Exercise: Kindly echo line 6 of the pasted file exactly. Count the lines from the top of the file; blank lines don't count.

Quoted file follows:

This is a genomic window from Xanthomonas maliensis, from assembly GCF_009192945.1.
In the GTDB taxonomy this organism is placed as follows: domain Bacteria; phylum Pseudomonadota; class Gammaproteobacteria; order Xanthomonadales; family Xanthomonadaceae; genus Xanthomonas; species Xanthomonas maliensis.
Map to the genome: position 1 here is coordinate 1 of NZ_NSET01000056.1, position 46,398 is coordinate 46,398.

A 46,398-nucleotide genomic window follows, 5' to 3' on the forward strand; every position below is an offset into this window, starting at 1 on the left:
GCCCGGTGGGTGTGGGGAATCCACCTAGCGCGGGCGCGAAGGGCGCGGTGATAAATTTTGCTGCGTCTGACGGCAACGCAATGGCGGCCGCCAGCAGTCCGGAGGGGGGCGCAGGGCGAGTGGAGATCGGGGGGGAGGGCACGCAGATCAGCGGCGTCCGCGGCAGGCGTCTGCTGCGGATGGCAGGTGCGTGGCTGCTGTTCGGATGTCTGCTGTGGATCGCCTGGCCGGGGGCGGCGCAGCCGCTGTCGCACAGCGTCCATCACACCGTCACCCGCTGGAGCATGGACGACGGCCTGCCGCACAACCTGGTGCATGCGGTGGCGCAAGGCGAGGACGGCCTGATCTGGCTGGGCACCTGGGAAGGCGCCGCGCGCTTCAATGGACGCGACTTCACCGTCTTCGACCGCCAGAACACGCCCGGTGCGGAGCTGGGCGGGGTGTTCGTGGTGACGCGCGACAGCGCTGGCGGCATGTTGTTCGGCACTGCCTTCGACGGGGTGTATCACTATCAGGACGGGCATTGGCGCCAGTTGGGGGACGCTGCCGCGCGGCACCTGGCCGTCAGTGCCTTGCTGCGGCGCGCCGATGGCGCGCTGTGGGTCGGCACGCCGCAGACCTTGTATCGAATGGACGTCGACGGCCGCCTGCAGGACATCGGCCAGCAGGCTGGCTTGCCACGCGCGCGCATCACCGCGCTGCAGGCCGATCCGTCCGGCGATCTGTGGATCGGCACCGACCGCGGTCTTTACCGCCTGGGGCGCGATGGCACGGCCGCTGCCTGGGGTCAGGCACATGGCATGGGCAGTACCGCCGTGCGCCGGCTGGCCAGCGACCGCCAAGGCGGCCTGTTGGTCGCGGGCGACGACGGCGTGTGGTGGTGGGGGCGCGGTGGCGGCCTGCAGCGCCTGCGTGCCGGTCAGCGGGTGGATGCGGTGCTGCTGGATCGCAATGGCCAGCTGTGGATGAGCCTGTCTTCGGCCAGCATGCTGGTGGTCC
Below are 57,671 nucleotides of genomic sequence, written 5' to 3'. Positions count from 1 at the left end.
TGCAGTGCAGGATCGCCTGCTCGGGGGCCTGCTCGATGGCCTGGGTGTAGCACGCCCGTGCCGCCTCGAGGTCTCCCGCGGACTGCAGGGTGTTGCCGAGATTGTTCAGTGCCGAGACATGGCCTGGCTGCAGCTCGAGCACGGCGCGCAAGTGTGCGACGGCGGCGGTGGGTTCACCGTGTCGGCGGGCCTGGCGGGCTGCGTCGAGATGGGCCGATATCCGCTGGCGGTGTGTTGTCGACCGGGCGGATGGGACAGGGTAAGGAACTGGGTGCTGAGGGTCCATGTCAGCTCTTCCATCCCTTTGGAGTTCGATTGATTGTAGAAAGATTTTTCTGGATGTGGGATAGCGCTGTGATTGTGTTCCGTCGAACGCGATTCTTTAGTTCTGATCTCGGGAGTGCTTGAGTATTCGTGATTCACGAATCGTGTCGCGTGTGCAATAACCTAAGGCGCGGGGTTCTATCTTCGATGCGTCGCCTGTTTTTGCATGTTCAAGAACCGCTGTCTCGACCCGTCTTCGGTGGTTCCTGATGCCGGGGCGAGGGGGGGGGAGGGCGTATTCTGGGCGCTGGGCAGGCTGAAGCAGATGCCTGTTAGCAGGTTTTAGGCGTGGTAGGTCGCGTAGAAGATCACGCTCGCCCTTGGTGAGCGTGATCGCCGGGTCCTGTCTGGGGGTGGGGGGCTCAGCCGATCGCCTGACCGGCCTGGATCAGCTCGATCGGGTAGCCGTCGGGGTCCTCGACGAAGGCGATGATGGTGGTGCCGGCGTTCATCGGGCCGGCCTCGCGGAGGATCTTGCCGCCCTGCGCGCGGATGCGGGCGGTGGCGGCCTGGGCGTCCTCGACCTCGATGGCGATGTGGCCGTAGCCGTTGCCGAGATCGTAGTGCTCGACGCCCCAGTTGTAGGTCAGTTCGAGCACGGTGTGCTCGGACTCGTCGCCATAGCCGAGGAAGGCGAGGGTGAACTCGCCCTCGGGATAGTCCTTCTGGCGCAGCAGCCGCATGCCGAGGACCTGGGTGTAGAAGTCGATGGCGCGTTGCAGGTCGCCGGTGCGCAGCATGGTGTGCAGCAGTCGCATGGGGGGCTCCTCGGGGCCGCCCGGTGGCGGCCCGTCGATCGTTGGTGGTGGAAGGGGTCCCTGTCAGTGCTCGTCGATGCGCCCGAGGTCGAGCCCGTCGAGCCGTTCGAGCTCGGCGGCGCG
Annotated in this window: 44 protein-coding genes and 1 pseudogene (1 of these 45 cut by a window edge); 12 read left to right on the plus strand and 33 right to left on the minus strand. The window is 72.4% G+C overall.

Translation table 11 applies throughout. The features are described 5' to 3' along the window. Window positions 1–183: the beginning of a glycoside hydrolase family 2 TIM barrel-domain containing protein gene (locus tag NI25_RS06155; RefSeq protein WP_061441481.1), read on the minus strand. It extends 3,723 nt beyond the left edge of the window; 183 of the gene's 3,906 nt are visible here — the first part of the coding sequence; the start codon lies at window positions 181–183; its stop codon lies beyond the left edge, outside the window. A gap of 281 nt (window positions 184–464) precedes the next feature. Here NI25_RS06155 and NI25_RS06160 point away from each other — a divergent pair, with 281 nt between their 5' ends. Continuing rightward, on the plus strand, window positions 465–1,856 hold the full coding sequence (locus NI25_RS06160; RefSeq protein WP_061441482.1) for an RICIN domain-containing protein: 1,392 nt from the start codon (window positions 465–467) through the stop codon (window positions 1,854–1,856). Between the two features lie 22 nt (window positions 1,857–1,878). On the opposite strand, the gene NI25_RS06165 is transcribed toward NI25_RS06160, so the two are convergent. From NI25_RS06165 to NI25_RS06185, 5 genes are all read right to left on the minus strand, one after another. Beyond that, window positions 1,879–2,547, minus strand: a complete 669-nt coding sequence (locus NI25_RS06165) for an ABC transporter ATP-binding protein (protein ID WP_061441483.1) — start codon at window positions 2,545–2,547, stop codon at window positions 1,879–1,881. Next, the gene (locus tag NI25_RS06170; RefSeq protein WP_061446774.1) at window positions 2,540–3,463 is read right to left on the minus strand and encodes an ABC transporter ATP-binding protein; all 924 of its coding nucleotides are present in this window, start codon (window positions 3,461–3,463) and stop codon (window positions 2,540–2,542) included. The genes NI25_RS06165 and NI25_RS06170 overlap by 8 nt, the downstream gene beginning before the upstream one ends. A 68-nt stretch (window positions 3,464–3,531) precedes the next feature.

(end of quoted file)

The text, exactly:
Below are 57,671 nucleotides of genomic sequence, written 5' to 3'. Positions count from 1 at the left end.